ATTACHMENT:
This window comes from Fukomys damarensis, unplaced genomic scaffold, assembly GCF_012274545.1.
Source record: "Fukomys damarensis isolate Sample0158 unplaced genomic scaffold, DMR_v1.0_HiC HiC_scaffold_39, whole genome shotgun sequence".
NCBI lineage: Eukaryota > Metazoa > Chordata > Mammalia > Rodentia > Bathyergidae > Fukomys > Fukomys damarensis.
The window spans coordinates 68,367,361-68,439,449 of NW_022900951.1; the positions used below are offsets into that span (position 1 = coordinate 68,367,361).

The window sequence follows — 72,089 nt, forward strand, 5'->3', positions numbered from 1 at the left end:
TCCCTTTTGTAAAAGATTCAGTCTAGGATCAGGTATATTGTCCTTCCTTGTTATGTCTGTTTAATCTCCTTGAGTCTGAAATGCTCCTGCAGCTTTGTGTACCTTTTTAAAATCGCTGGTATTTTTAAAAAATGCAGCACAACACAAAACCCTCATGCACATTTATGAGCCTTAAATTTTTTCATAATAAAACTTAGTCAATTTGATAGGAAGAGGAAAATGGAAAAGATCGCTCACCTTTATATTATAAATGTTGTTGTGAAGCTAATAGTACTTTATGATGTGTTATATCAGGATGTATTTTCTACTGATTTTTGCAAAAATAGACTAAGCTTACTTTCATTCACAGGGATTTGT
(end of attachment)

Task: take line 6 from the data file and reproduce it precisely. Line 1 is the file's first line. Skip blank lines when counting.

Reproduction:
TCCCTTTTGTAAAAGATTCAGTCTAGGATCAGGTATATTGTCCTTCCTTGTTATGTCTGTTTAATCTCCTTGAGTCTGAAATGCTCCTGCAGCTTTGTGTACCTTTTTAAAATCGCTGGTATTTTTAAAAAATGCAGCACAACACAAAACCCTCATGCACATTTATGAGCCTTAAATTTTTTCATAATAAAACTTAGTCAATTTGATAGGAAGAGGAAAATGGAAAAGATCGCTCACCTTTATATTATAAATGTTGTTGTGAAGCTAATAGTACTTTATGATGTGTTATATCAGGATGTATTTTCTACTGATTTTTGCAAAAATAGACTAAGCTTACTTTCATTCACAGGGATTTGT